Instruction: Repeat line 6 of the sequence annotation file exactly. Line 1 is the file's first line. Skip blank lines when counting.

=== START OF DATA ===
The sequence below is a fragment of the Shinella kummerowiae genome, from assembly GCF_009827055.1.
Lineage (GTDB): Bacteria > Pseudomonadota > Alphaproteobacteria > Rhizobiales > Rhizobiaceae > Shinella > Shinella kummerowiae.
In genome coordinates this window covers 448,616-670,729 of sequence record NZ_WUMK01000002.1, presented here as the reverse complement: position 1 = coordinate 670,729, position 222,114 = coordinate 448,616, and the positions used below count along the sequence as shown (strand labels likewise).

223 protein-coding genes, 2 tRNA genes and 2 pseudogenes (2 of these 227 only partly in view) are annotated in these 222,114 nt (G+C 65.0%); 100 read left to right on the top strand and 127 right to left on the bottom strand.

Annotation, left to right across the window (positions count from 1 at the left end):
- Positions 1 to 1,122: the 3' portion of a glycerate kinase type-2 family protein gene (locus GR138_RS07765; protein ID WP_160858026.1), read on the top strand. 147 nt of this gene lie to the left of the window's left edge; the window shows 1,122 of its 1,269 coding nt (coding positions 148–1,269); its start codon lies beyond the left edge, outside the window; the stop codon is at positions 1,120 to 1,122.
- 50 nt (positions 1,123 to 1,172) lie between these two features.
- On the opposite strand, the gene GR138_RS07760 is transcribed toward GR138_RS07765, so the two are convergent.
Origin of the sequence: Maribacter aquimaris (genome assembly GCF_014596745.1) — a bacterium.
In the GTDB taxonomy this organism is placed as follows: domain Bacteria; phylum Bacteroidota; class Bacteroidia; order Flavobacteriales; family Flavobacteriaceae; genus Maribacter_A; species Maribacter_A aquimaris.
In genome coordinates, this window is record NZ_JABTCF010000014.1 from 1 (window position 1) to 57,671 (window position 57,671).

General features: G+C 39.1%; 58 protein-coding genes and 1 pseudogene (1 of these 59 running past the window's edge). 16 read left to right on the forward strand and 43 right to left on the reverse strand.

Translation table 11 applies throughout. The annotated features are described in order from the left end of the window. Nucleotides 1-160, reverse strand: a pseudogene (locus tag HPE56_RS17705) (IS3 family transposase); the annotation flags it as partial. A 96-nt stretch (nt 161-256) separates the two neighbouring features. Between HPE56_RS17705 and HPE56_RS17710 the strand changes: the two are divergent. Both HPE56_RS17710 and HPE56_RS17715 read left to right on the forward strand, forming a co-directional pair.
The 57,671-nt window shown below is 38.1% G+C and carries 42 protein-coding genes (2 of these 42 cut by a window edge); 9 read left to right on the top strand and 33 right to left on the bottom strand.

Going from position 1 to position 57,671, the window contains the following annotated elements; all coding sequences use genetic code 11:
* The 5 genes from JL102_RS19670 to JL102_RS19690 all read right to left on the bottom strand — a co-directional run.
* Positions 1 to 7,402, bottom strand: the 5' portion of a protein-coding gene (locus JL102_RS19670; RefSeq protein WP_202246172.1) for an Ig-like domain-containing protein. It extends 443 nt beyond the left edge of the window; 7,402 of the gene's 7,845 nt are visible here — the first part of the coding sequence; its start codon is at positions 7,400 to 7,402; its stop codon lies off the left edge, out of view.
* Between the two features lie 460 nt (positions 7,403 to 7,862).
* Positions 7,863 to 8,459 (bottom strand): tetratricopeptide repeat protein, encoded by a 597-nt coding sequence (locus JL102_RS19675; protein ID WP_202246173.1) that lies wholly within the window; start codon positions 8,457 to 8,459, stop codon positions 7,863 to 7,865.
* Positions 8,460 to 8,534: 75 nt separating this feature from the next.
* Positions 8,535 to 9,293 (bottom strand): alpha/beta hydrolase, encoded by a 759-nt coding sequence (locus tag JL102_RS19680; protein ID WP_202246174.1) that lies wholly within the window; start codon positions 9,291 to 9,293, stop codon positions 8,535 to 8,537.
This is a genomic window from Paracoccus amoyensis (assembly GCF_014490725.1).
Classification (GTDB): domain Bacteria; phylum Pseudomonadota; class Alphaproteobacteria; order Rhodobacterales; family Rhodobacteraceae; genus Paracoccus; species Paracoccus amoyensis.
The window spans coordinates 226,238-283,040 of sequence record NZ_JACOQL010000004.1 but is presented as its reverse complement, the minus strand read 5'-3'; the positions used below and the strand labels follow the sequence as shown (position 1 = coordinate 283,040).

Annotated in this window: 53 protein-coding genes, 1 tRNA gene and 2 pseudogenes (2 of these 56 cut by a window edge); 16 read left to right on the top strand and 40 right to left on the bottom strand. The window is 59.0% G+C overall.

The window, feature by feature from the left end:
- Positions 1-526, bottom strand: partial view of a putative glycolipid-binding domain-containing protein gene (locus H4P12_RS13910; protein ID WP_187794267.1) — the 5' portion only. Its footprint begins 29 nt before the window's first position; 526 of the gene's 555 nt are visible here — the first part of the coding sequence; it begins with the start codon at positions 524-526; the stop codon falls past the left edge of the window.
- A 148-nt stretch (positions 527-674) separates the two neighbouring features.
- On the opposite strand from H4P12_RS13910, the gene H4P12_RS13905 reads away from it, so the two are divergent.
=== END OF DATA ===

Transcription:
- Positions 1 to 1,122: the 3' portion of a glycerate kinase type-2 family protein gene (locus GR138_RS07765; protein ID WP_160858026.1), read on the top strand. 147 nt of this gene lie to the left of the window's left edge; the window shows 1,122 of its 1,269 coding nt (coding positions 148–1,269); its start codon lies beyond the left edge, outside the window; the stop codon is at positions 1,120 to 1,122.